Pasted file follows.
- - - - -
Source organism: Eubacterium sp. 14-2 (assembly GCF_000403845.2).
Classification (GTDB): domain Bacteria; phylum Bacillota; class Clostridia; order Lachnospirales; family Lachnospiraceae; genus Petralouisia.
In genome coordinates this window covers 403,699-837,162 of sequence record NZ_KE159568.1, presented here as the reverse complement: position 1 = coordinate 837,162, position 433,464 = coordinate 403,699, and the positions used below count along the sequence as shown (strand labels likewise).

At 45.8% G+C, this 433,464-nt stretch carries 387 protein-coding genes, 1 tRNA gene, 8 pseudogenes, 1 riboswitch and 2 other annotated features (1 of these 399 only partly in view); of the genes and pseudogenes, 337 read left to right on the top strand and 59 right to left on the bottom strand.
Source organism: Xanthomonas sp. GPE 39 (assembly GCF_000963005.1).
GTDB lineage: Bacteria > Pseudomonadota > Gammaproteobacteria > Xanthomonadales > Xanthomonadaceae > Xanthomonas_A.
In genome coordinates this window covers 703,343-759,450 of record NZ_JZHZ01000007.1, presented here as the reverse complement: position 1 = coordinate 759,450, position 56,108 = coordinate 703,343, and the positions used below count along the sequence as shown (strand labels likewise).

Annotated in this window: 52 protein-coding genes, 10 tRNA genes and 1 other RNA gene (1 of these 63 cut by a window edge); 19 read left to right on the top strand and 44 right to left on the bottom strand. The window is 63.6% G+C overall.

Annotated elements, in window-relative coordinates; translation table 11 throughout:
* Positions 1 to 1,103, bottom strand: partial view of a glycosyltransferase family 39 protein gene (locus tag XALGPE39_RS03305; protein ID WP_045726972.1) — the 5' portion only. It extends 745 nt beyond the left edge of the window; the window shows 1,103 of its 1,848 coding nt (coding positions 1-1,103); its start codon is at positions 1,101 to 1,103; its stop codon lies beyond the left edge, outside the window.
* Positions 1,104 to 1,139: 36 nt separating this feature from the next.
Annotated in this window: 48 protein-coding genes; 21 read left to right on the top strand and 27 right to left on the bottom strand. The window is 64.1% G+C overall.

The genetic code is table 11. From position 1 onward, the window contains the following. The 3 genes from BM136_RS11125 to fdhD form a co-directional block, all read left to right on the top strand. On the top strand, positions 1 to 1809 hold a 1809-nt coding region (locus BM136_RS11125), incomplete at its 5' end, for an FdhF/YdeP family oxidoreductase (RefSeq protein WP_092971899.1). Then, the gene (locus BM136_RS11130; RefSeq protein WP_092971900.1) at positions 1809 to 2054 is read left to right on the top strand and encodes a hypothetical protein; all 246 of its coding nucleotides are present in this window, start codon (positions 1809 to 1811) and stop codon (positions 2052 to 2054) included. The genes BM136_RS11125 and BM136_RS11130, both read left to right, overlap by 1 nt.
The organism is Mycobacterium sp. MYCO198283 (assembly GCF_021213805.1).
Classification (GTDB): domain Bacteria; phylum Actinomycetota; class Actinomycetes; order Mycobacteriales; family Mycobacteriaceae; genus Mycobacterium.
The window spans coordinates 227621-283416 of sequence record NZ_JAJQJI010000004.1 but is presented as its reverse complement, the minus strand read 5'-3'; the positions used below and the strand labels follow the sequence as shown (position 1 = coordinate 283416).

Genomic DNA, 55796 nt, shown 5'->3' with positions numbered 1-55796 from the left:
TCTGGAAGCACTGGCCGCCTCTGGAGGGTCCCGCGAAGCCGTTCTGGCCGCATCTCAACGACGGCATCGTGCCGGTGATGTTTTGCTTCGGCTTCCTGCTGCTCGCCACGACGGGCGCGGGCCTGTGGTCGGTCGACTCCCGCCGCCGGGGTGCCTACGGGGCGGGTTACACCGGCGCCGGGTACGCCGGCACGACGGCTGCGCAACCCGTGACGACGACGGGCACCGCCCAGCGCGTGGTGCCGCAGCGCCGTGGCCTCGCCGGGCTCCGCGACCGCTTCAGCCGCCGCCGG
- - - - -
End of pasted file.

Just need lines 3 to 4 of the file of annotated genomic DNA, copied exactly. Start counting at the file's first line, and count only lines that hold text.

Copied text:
In genome coordinates this window covers 403,699-837,162 of sequence record NZ_KE159568.1, presented here as the reverse complement: position 1 = coordinate 837,162, position 433,464 = coordinate 403,699, and the positions used below count along the sequence as shown (strand labels likewise).

At 45.8% G+C, this 433,464-nt stretch carries 387 protein-coding genes, 1 tRNA gene, 8 pseudogenes, 1 riboswitch and 2 other annotated features (1 of these 399 only partly in view); of the genes and pseudogenes, 337 read left to right on the top strand and 59 right to left on the bottom strand.